Share: 

14.07.10 - GENETICS – A complex network of genes, in combination with a low-calorie diet and exercise, appears to be a key factor in a long life expectancy. Professor Johan Auwerx’s team has published an article on this topic in Cell magazine. 

Why do some of us live longer than others? The answer may well lie in a combination of several factors, including a network of genes and certain lifestyle habits. Professor Johan Auwerx and researcher Riekelt Houtkooper, of the EPFL’s Nestlé Chair in Energy Metabolism, in collaboration with Rob Williams of the University of Tennessee, have just published an essay on this topic in Cell magazine.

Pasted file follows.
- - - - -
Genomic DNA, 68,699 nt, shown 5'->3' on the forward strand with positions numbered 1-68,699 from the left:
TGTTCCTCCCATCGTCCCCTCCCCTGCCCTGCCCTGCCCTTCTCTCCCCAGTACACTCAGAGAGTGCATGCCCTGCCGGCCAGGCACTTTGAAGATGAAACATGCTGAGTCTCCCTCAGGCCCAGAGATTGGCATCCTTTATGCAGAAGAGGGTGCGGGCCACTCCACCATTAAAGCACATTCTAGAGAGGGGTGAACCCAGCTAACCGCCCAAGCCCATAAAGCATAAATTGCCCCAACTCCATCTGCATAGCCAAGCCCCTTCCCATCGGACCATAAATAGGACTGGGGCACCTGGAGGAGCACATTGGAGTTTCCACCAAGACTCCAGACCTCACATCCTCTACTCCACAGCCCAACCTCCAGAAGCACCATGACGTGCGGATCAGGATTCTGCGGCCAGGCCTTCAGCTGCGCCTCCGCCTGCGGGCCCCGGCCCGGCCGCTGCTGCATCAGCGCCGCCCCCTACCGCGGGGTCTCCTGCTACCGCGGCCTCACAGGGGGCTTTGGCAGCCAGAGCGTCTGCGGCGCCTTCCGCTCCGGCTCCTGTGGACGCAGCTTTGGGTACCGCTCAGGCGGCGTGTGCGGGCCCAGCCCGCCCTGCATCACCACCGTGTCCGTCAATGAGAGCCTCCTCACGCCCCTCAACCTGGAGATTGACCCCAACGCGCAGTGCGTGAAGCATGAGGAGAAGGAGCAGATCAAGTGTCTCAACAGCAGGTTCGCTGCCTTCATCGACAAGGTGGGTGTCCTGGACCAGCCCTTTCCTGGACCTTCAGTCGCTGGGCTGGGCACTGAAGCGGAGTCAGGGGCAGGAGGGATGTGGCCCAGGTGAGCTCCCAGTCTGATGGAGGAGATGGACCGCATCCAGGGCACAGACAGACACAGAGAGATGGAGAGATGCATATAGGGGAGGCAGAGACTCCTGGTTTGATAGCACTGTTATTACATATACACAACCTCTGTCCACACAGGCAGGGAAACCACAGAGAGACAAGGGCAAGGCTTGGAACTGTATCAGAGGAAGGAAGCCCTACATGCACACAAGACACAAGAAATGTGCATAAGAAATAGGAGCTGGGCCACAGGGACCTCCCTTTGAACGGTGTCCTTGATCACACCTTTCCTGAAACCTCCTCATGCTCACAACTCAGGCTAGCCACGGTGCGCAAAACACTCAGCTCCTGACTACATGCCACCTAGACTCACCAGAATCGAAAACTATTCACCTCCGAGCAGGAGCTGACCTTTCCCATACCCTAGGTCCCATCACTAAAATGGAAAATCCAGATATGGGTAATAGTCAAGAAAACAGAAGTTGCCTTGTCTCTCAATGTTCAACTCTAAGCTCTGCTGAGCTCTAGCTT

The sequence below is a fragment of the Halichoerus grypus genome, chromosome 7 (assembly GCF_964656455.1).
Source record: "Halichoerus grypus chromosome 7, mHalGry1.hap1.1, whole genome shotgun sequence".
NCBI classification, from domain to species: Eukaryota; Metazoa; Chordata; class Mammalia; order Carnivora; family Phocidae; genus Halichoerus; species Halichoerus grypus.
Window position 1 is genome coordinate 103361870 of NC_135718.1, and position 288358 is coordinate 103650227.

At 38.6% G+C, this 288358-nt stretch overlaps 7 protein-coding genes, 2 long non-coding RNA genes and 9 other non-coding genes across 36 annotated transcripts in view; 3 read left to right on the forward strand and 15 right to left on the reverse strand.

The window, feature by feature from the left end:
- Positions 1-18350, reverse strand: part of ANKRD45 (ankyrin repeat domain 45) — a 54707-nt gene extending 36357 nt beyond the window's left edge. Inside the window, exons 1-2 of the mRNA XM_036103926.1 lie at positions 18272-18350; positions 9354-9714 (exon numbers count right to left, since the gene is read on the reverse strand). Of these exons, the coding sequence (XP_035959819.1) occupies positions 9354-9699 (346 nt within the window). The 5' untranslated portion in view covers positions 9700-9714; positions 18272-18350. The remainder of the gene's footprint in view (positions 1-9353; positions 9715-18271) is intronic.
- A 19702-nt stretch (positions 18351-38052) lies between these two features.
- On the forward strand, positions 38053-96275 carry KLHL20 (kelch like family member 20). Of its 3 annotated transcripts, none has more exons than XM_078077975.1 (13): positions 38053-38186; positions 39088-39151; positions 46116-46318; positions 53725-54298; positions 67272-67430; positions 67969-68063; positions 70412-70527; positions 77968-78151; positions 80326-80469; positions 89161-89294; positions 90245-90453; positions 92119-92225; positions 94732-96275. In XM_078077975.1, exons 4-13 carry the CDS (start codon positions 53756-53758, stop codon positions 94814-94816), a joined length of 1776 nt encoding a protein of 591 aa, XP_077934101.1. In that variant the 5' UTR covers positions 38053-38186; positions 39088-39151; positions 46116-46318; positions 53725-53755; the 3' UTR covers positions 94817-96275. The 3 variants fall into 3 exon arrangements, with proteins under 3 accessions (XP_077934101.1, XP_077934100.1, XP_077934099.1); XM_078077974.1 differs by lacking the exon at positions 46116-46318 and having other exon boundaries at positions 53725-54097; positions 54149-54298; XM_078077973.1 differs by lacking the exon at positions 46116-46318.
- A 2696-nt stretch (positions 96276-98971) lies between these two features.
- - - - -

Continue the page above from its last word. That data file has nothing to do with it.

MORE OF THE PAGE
The researchers have discovered that long life involves a network of some 750 genes. A third of these play an important role, particularly in the ability of cells to generate energy from food. Experiments have shown that in mice, for example, the presence or absence of these genes can change life expectancy from 350 to 900 days. 

“Looking at a whole group of genes and their interactions to understand longevity is an original approach,” Johan Auwerx explains, “because until now researchers were looking more at individual genes to find the answer.”

The long-term goal of this research is not only to allow people to live to a ripe old age, but also to get them there in good health,” notes Riekelt Houtkooper.

It will be recalled that Professor Auwerx and his team have also made significant discoveries concerning lipid metabolism and the pathogenesis of complex metabolic disorders such as obesity, type 2 diabetes (insulin resistance) and arterial hypertension.

Author:Source:Mediacom
Share: